Utah startup makes a beast of a smartphone: Hands on with the Saygus V2
The mobile world moves at lightning speed. A few months after the specs on the Droid Turbo wowed us and just one day after the LG G Flex 2 showed off a new top-of-the-line chipset, we meet the Saygus V2, a smartphone from a little company out of Salt Lake City, Utah with ambitions to take on the biggest names in the business.
Chris Baker, a VP for Saygus, told Gizmag here at CES 2015 that the idea behind developing a new superphone wasn't to go head-to-head with the likes of Apple and Samsung, so much as it was to build a phone with all the features that consumers want in a single package.
And what a package it is, starting with what seems to be an industry-first wireless HD connection for beaming games and movies direct to a big screen, along with built-in Harmon Kardon 3D sound and 64 GB of storage expandable to a total of 320 GB via dual MicroSD slots. There's also a biometric fingerprint scanner on the side of the phone that you simply slide your finger over, a hardware camera shutter button and it's rated IPX7 waterproof.
But we're just getting started here.
The rear camera is a 21-MP shooter alongside a dual LED flash and there's a 13-MP selfie cam on front, both with optical image stabilization and auto focus. The 5-inch display is full HD (1920x1080), pushing 445 pixels per inch at your retinas through a borderless edge-to-edge Gorilla Glass 4 screen Saygus claims is viewable in direct sunlight.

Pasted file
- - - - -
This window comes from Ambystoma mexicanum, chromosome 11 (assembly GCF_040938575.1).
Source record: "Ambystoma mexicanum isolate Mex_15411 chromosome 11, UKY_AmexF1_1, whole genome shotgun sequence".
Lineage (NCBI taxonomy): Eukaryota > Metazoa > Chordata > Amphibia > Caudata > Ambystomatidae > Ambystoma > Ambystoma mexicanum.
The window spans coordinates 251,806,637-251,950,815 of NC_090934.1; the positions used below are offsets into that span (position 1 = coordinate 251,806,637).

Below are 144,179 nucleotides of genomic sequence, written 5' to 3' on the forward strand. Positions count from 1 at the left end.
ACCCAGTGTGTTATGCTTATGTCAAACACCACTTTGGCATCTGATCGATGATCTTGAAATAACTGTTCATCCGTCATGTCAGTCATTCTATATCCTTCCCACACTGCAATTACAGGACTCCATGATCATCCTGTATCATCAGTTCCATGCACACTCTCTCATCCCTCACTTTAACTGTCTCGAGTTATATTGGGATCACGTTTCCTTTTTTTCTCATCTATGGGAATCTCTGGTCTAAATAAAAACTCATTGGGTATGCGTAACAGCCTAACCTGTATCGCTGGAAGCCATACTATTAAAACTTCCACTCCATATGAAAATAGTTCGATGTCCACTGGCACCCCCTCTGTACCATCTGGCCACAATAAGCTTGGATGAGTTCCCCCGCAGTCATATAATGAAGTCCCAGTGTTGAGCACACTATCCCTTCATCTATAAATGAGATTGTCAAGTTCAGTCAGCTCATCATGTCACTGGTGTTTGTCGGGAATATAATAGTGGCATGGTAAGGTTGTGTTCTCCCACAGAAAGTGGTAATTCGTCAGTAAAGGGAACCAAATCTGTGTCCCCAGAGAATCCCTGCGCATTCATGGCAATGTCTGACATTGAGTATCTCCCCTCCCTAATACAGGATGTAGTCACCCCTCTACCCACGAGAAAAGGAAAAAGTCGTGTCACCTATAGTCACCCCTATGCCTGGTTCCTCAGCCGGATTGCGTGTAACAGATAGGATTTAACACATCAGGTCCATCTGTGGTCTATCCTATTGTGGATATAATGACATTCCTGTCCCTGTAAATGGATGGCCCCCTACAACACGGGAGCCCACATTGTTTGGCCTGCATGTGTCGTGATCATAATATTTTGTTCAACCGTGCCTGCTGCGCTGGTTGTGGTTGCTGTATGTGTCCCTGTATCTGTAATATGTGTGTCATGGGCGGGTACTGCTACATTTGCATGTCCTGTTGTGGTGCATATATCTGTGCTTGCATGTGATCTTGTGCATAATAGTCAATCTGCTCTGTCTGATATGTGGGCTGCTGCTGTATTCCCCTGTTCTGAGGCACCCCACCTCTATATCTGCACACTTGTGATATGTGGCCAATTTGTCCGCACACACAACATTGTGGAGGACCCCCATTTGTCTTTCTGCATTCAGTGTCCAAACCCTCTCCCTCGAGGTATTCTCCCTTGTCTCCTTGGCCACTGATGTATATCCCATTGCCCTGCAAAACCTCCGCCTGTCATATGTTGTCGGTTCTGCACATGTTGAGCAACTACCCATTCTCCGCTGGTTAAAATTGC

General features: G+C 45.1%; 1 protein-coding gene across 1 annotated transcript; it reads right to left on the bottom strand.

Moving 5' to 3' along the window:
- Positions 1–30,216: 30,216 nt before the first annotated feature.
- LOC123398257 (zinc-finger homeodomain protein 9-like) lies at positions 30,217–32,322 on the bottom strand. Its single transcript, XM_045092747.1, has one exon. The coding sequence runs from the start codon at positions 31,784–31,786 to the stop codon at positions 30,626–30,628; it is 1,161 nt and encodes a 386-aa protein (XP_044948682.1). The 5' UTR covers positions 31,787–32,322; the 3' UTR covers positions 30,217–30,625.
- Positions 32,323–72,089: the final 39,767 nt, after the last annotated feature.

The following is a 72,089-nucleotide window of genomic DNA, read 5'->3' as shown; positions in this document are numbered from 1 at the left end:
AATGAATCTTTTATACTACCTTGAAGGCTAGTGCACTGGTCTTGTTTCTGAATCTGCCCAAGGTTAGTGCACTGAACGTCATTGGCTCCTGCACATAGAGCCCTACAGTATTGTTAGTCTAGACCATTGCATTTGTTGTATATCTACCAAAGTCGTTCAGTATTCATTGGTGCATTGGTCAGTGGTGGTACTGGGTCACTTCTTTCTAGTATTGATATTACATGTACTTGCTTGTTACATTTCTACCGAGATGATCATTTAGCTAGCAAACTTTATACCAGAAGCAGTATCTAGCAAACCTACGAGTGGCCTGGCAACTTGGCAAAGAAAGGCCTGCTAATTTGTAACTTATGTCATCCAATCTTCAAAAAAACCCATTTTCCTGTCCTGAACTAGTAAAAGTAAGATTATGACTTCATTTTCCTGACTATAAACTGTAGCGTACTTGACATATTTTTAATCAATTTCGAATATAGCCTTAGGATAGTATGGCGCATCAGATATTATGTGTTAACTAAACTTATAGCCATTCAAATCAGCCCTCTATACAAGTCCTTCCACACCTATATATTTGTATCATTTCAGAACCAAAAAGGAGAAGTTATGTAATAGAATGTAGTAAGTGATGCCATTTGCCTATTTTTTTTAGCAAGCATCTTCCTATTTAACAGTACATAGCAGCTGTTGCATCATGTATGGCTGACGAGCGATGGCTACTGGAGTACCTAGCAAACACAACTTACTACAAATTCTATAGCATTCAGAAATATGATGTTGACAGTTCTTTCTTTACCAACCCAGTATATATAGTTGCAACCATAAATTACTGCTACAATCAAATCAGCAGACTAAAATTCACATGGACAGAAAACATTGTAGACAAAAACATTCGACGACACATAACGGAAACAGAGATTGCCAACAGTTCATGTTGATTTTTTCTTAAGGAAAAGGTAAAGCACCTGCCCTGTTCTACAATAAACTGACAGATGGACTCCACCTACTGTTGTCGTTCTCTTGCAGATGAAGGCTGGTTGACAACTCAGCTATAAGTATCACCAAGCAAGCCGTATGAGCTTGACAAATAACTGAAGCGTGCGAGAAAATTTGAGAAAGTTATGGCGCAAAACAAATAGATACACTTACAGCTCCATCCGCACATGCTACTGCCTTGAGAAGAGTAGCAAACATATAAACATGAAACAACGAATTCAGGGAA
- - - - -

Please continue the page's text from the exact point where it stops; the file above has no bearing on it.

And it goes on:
Somehow this phone is relatively light, weighing in at 141 g (4.9 oz), probably with some help from the use of lightweight magnesium and fiberglass materials and a Kevlar frame that helps protect against tragic drops. On the back panel you'll find a funky metallic fractal design, which is actually an exclusively designed antenna that the company told me will boost GSM, CDMA or LTE reception by an extra bar.
The 3,100 mAh battery is removable, Qi wireless charging compliant and works with an exclusive "power saving chip" that Saygus says boosts battery life by 50 percent.
If that's still not enough, there's 3 GB of RAM and the phone is also developer friendly, supporting booting from a MicroSD card and making root access available.
You may notice that we've left out a few key specs so far, notably the 2.5 GHz quad-core Qualcomm Snapdragon 801 CPU at the center of the phone, which is not quite as close to the pinnacle of mobile chipsets now that there is a Snapdragon 810 in the world, but it's still respectable. The Saygus V2 is also currently equipped with Android KitKat rather than Lollipop. This is a shortcoming that can easily be addressed later, but it points to one of the key obstacles that Saygus faces in challenging the big boys with what is clearly an awesome phone on paper (and in my hand for the few minutes I had with it).
Baker told Gizmag that the reason the phone is a version two (V2) is that they ran into some problems keeping up with the breakneck pace of mobile technology development, and that by the time they had their first version all put together, the specs were beginning to become outdated, making their superphone seem a little more like a mid-range phone.
No way is the Saygus V2 midrange, but this explains why it doesn't have the absolute bleeding edge chipset.
But what about the big question of price? Well, we can guarantee you it will cost less than the ridiculous, mid-range Tonino Lamborghini 88 Tauri, and in fact, Saygus says it hopes to price it below the retail cost of a new iPhone and perhaps even US$100 below the full price of other flagship Android phones.
Saygus plans to offer the V2 through carriers, online and via retail outlets like most other phones, with pre-orders starting this month.